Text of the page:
Thyroid cancer: symptoms and treatment explained as Love Island’s Demi Jones discusses diagnosis on GMB

Demi Jones discussed her thyroid cancer diagnosis on Good Morning Britain

Demi, 22, discussed her diagnosis on Tuesday’s (25 May) episode of Good Morning Britain, where she said: “Apparently thyroid cancer’s really slow growing and [the doctor] reckons I’ve had it for years and years and didn’t know.”

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Demi’s tumour has now been removed, but she’s due to have more surgery to remove the rest of her thyroid.

Demi Jones discussed her thyroid cancer diagnosis on Good Morning Britain (Photo: ITV/GMB)

But what is thyroid cancer, what are the signs and symptoms and how is it treated?

Here’s what you need to know.

What is thyroid cancer?

Thyroid cancer is a rare type of cancer that affects the thyroid gland, which is a small gland at the base of the neck that produces hormones.

The NHS says it is most common in people in their 30s and those over the age of 60, with women being two to three times more likely to develop it than men.

What are the symptoms of thyroid cancer?

Symptoms of thyroid cancer can include:

- a painless lump or swelling in the front of the neck – although only 1 in 20 neck lumps are cancer

- swollen glands in the neck

- unexplained hoarseness that does not get better after a few weeks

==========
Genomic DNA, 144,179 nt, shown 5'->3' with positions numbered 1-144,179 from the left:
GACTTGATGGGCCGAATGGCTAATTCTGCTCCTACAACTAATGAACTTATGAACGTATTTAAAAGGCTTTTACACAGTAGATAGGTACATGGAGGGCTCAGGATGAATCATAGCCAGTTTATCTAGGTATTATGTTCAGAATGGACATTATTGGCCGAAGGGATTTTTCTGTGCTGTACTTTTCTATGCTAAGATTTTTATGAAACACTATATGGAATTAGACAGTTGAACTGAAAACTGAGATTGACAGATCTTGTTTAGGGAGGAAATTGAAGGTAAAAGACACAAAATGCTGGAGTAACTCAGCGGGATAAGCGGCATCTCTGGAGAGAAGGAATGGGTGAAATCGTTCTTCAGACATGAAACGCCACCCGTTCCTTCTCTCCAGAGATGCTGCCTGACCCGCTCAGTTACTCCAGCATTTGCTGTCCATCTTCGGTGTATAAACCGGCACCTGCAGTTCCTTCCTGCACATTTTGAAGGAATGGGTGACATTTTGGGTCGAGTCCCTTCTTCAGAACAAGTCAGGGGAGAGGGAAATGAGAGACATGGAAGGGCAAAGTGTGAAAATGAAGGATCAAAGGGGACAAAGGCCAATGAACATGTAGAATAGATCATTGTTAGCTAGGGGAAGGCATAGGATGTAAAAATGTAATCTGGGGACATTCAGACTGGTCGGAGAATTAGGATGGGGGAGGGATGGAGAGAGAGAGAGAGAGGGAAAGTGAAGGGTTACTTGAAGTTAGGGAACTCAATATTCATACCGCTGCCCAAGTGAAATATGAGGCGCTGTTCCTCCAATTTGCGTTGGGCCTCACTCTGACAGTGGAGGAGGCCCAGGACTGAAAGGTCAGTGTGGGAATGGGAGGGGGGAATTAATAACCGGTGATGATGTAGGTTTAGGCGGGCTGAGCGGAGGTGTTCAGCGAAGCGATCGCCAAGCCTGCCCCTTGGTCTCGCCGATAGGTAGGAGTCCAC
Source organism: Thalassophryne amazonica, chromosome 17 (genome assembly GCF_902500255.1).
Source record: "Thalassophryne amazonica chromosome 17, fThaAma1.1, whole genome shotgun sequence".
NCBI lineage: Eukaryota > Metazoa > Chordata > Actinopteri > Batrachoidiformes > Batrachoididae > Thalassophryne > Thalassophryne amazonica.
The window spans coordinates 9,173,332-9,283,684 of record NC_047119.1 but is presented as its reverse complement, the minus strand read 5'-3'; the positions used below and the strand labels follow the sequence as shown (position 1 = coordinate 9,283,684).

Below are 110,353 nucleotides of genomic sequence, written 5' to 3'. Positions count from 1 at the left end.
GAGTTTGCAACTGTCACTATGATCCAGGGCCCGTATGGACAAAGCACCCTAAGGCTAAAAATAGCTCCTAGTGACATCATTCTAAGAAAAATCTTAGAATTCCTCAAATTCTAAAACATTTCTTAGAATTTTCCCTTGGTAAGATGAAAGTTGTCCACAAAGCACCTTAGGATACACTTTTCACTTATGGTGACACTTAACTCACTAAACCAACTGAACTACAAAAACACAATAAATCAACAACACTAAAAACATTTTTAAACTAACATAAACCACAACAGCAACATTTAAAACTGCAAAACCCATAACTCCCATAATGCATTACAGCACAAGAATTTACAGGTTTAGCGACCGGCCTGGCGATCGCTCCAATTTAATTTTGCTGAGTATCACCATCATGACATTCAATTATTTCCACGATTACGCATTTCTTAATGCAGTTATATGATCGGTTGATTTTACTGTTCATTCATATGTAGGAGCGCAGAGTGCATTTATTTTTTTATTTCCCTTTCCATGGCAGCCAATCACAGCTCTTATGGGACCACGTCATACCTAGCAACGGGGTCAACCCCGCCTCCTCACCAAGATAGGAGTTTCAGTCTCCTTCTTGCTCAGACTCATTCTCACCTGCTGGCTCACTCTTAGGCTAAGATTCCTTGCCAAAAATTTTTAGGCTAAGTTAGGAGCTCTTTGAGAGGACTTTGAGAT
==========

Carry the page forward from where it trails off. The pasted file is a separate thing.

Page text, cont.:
- a sore throat that does not get better

- difficulty swallowing

When should you see your GP?

The NHS says you should see a GP if you have symptoms of thyroid cancer. However, the symptoms may be caused by less serious conditions, such as an enlarged thyroid, so it's important to get them checked.

A GP will examine your neck and can organise a blood test to check how well your thyroid is working.

If they think you could have cancer or are not sure what's causing your symptoms, you will then be referred to a hospital specialist for more tests.

Causes of thyroid cancer

“Thyroid cancer happens when there's a change to the DNA inside thyroid cells which causes them to grow uncontrollably and produce a lump,” says the NHS.

It's not usually clear what causes this change, but there are a number of things that can increase your risk, including:

- other thyroid conditions, such as an inflamed thyroid (thyroiditis) or goitre – but not an overactive thyroid or underactive thyroid

- a family history of thyroid cancer – your risk is higher if a close relative has had thyroid cancer

- radiation exposure in childhood – such as radiotherapy

- obesity

- a bowel condition called familial adenomatous polyposis (FAP)

- acromegaly – a rare condition where the body produces too much growth hormone

What is the treatment for thyroid cancer?

The NHS website says: “Thyroid cancer is usually treatable and in many cases can be cured completely, although it can sometimes come back after treatment.”

Treatment for thyroid cancer depends on the type of thyroid cancer you have and how far it has spread.

The main treatments are:

- surgery – to remove part or all of the thyroid

- radioactive iodine treatment – you swallow a radioactive substance that travels through your blood and kills the cancer cells

- external radiotherapy – a machine is used to direct beams of radiation at the cancer cells to kill them

- chemotherapy and targeted therapies – medicines used to kill cancer cells

After treatment, you'll have follow-up appointments to check whether the cancer has come back.